Degree Type

Dissertation

Date of Award

1989

Degree Name

Doctor of Philosophy

Department

Mechanical Engineering

First Advisor

Richard H. Pletcher

Abstract

A dual potential formulation for numerically solving the Navier-Stokes equations is developed and presented. The velocity field is decomposed using a scalar and vector potential. Vorticity and dilatation are used as the dependent variables in the momentum equations. Test cases in two dimensions verify the capability to solve flows using approximations from potential flow to full Navier-Stokes simulations. A three-dimensional incompressible flow formulation is also described;An interesting feature of this approach to solving the Navier-Stokes equations is the decomposition of the velocity field into a rotational part (vector potential) and an irrotational part (scalar potential). The Helmholtz decomposition theorem allows this splitting of the velocity field. This approach has had only limited use since it increases the number of dependent variables in the solution. However, it has often been used for incompressible flows where the solution scheme is known to be fast and accurate. This research extends the usage of this method to fully compressible Navier-Stokes simulations by using the dilatation variable along with vorticity;A time-accurate, iterative algorithm is used for the uncoupled solution of the governing equations. Several levels of flow approximation are available within the framework of this method. Potential flow, Euler and full Navier-Stokes solutions are possible using the dual potential formulation. Solution efficiency can be enhanced in a straightforward way. For some flows, the vorticity and/or dilatation may be negligible in certain regions (e.g., far from a viscous boundary in an external flow). It is possible to drop the calculation of these variables then and optimize the solution speed. Also, efficient Poisson solvers are available for the potentials;The relative merits of non-primitive variables versus primitive variables for solution of the Navier-Stokes equations are also discussed.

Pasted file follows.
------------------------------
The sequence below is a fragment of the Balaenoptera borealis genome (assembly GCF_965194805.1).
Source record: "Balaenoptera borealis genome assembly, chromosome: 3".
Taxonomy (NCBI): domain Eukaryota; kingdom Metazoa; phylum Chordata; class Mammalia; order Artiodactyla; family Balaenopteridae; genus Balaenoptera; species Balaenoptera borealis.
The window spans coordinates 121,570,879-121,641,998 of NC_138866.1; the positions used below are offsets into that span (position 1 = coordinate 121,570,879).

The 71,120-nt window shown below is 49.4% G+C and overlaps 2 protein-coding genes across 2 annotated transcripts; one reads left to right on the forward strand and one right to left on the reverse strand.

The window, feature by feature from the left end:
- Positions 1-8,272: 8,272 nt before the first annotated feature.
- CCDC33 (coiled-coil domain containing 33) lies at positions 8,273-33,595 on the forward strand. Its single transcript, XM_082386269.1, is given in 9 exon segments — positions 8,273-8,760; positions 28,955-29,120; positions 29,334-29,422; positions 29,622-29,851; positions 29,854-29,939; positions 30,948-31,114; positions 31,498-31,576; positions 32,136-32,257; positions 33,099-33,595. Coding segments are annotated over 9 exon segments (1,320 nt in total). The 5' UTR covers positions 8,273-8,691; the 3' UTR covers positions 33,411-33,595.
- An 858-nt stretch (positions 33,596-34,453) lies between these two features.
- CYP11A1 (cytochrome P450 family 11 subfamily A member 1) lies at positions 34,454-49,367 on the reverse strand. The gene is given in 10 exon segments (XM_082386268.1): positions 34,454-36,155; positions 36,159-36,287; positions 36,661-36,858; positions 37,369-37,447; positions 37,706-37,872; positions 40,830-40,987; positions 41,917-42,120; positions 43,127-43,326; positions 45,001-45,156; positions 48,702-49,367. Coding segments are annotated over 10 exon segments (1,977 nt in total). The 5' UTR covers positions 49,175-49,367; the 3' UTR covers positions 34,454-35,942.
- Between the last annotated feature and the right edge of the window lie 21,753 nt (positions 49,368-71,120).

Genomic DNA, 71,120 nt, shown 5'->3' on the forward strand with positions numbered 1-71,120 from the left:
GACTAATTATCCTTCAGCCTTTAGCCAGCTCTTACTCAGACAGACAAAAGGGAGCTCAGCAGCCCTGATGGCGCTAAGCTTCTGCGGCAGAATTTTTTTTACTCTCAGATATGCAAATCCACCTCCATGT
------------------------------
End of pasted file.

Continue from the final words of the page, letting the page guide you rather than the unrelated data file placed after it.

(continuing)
DOI

https://doi.org/10.31274/rtd-180813-8973

Publisher

Digital Repository @ Iowa State University, http://lib.dr.iastate.edu/

Copyright Owner

Steven Gerard Gegg

Language

en

Proquest ID

AAI9003519

File Format

application/pdf

File Size

220 pages

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